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Gaetano Donizetti: Dom Sébastien, Roi de Portugal  (in concert), Soloists, Orchestra and Chorus of the Royal Opera / Mark Elder, conductor, Royal Opera House, Covent Garden, 10 September, 2005 (ED)



Vesselina Kasarova - Zayda

Giuseppe Filianoti - Dom Sébastien

Carmelo Corrado Caruso - Camoëns 

Alastair Miles - Dom Juam de Sylva

Simon Keenlyside - Abayaldos

Robert Gleadow- Dom Henrique

John Upperton - Dom Antonio/First Inquisitor

Andrew Slater - Ben-Selim

Martyn Hill - Dom Luis 



It has all the ingredients for a cracking night at the opera: a warrior king supposedly killed on the battlefield is saved by a lady, whose life he previously spared; their love sparks recrimination from her beloved – and all the time the machinations of the Inquisition are at work to see Philip II of Spain enthroned the new King of Portugal. But for each reason it has going for it there is one against it too. It’s sheer scale and a rather unwieldy libretto must surely be among them, but so to are taste, style and history.


When the Paris opera commissioned the work they no doubt hoped for a French equivalent of Donizetti’s Italian language successes. The libretto, in French, was obtained from Eugene Scribe, partner of Auber and Meyerbeer. And here the problems began: it’s difficult to see Donizetti as the successor to those whose place he had taken. Nonetheless, the commission was fulfilled with a work that is neither bel canto nor wholly grand opera in either the accepted notions of the French or Italian schools. Where the Opera hoped for a great ensemble work, they were left with a vast canvas on which individuals largely play out the action, relegating ensemble to a position of lesser importance.


An audacious move then by the Royal Opera to open the season with such a work, not least considering that most of the cast were new to their roles. There were two important exceptions however, Giuseppe Filianoti as Dom Sébastien and Carmelo Corrado Caruso as his faithful retainer, the poet, Camoëns. No doubt their experience helped to steady the evening, although Corrado Caruso was a late replacement for the advertised Renato Bruson.


The other dominant factor was the innate sense of drama that comes through Donizetti’s writing. That this was so clear is largely due to Elder’s grasp of the score and his determination to propel it forward. The orchestra responded with unusual vigour, and showed particular strength in brass and mid-range strings. Divided basses and percussion, presumably to help balance the recording Opera Rara are to produce from these two performances, also enhanced the soundscape, as did onstage military field drums at the start, bells during the ballet and off-stage trumpets towards the close of the work.  The chorus’ contribution was notable particularly in the funeral scene of Act III, where their rapt tone effectively lent stillness in the midst of an action-laden plot. Elder judged this also impeccably.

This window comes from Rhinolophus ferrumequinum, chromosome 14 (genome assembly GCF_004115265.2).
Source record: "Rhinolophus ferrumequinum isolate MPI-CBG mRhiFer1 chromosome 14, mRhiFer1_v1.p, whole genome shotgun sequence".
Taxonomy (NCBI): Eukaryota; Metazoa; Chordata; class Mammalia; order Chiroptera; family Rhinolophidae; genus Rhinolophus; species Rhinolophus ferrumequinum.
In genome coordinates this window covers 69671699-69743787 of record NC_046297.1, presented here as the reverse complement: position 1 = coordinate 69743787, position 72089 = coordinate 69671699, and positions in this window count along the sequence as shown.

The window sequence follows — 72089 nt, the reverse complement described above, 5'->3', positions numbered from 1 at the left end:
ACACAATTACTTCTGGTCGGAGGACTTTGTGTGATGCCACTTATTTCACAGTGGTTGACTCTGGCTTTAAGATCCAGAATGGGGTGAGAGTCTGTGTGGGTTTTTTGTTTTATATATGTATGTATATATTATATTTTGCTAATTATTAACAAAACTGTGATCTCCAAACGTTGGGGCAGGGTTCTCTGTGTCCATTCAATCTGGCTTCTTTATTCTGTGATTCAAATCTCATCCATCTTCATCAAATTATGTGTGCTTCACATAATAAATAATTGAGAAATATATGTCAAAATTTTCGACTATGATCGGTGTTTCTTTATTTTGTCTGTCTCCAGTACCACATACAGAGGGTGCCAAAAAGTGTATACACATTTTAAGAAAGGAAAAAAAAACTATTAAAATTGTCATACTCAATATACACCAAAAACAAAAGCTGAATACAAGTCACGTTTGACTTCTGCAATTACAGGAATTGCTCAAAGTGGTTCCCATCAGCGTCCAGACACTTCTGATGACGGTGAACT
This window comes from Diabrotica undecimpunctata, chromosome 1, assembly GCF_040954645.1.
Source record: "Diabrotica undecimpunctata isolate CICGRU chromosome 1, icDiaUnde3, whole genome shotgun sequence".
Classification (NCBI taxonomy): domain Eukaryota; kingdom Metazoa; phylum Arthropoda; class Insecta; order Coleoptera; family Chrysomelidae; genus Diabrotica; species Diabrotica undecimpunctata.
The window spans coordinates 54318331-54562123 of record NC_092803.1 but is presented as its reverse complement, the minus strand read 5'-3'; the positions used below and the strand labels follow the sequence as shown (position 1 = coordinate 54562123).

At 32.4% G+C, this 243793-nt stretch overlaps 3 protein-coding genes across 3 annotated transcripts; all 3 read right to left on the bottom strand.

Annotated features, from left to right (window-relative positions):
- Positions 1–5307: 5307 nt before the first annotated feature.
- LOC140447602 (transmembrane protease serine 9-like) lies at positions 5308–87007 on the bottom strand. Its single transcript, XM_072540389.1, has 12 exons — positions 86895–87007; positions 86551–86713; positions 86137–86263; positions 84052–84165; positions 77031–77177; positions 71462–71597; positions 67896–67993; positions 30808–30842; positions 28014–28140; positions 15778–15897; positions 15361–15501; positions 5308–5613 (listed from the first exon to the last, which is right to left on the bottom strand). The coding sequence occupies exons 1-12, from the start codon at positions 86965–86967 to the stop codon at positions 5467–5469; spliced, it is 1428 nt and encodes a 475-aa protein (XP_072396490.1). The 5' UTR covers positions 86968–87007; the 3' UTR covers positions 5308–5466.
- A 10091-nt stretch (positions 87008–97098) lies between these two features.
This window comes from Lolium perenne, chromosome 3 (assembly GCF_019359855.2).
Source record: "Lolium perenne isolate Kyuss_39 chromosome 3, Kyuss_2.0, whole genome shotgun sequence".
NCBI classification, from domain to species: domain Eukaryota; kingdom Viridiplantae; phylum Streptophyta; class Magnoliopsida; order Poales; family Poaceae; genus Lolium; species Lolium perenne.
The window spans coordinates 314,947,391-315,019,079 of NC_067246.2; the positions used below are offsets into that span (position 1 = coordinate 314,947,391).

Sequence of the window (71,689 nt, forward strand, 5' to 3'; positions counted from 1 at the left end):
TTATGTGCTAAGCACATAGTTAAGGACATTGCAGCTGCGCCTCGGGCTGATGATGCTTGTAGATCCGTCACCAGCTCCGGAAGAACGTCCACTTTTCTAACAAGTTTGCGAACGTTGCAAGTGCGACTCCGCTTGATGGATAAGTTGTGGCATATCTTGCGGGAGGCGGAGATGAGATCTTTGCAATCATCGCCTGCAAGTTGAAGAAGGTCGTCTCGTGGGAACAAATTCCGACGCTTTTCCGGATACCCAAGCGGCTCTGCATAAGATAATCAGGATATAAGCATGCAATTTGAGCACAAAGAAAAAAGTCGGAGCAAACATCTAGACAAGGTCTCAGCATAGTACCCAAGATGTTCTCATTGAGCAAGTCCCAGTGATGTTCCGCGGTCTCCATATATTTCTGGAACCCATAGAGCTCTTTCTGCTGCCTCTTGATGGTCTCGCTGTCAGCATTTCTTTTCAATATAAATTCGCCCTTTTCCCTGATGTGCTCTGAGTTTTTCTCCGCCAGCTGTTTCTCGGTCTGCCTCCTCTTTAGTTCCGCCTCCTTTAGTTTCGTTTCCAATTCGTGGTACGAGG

Giuseppe Filianoti made his operatic debut in Bologna as Dom Sébastien. His clear youthful tenor, ideally suited to lighter heroic roles, was finely projected. Only during the Act II ending when reflecting on love and a soldier’s life did he suffer vocal difficulties. Carmelo Corrado Caruso’s portrayal of Camoëns brought strength and further honour to the bond between the two men. Always proud in voice and deed, this was a man sure of purpose.


Alastair Miles’ Dom Juam de Sylva and Simon Keenlyside’s Abayaldos portrayals were of scheming and vengeful men obsessed by power and their own honour. Miles’ darker tone did something to bring Keenlyside’s clarity of diction to the fore. Both delivered amply through facial acting, gesture and bearing as much as through their voices. The other minor roles, all assigned to male voices, were delivered with surety of place within the wider vision.


Which leaves the only solo female role: Vesselina Kasarova’s Zayda.  It’s a roller coaster of a role and requires a singer of high order to take it on.  Kasarova’s voice production, though never conventional, in recent years has become markedly mannered, to an extent reflecting her stage presence. These might attempt to compensate for certain vocal problems in the mid-range, but there was notable strength in the chest voice. A pity that the language was treated so approximately with Slavic vowels littered everywhere. However, looks gave her Zayda strength of purpose that a fully-blown production could not enhance. Not perfect, but not an abject failure either.´


This might be said for the opera as a whole, had the performance not shown the work to be dramatically ripe for rediscovery. A pity then that opera house economics have until now all but prevented its staging in recent times. But as a curtain-raiser to an inventive and adventurous season this was an absolute success.


There is one further performance on 13 September at 7p.m. Opera Rara will be releasing the recording taken from these performances in February 2007.



Evan Dickerson

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